Han River, named after the waterway that cuts through Seoul, is a nice place, with inexpensive lunches, a delicious panchan of fried fish cake, and an urbane roster of sophisticated dishes that go especially well with soju or even bekseju, which is soju flavored with ginseng. The monkfish sautéed with bean sprouts and a pickled kiwi-like Korean fruit is compelling; the iced baby octopus noodles are fine. But what brings in the crowds is Han River’s truly wonderful version of bossam, a dish of steamed, pressed pork, flanked by lightly pickled leaves of cabbage, a fiery root-vegetable kimchi, and an amazing dipping sauce that involves vinegar, chiles and what appear to be highly salted fish hatchlings no larger than the period at the end of this sentence. 2561 W. Olympic Blvd., (213) 388-5999.
Korean cooking, at least as it is presented in Los Angeles, is not an especially refined cuisine. Korean restaurants here tend to be either homey or raffish, Mom’s cooking or sophisticated bar snacks. Nobody seems especially concerned with royal delicacies from the Koryo empire: Korean restaurants, even the expensive ones, serve people’s food. The Kaesong-style restaurant Yongsusan may be in a class by itself, an elegant warren of discreet, private dining rooms, a redoubt of what seems very much like Korean haute cuisine. I have never tasted anything like the bo sam kimchi here, a green, round cabbage that has been hollowed out and stuffed, then wrapped up again and left to ferment whole. Roast pork is almost Italian in its voluptuousness, noodles are light as air, and the oyster porridge is divine. 950 S. Vermont Ave., (213) 388-3042.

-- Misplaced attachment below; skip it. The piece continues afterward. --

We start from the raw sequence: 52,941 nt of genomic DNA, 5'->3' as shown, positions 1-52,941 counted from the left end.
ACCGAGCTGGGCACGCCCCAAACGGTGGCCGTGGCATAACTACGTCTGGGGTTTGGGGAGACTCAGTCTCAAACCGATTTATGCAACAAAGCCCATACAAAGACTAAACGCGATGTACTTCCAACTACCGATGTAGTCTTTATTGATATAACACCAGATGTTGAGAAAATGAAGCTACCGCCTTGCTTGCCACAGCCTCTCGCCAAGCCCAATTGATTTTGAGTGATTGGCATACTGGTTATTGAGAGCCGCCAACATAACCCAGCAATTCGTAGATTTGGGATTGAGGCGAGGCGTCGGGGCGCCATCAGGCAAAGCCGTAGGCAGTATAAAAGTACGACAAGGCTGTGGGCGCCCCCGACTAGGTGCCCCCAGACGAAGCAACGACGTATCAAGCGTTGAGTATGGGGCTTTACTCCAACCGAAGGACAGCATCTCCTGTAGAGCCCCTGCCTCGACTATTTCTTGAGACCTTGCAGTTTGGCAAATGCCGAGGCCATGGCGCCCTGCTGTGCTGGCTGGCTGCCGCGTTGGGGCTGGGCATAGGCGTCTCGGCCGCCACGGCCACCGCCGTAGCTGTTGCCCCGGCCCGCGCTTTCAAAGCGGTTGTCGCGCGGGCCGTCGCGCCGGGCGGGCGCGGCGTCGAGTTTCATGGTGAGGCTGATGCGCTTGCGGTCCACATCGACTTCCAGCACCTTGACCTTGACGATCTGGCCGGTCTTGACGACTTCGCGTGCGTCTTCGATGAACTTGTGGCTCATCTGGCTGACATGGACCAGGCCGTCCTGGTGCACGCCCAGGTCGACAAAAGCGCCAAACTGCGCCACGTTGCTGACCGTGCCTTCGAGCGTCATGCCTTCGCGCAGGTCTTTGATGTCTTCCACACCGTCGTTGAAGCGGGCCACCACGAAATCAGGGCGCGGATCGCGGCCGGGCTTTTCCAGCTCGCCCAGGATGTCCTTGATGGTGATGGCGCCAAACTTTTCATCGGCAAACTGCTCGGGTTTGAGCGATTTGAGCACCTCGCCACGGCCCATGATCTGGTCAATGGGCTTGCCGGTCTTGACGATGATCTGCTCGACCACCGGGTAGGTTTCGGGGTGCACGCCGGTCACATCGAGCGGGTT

Desserts are pretty uncommon in Korean restaurants, coffee is rare, after-dinner liqueurs all but unknown. Luckily, Koreatown is richly endowed with cafés, although places to loiter in comfortable chairs with expensive cups of coffee are far more common than places to catch a quick jolt. Koffea (610 S. Berendo St., 213-427-1441) is a classic Korean coffeehouse, with beautiful chinaware, a ton of hidden rooms, and a wide selection of syrupy, freshly brewed Korean fruit teas — we like the ginger. Mr. Coffee (537 S. Western Ave., No. G, 213-389-6767) is decorated like a ’20s Paris salon, with faux Magrittes painted on almost every wall surface, and absurdly oversize chairs. The last time we visited Antique (3465 W. Sixth St., 213-383-4994), we felt as if the only antiques in the room were us: It’s a good place to scope out 22-year-olds with unbelievably fashionable hair. Montecarlo (3450 W Sixth St., No. 111, 213-389-4553), open 24 hours, is popular with USC students and insomniacs.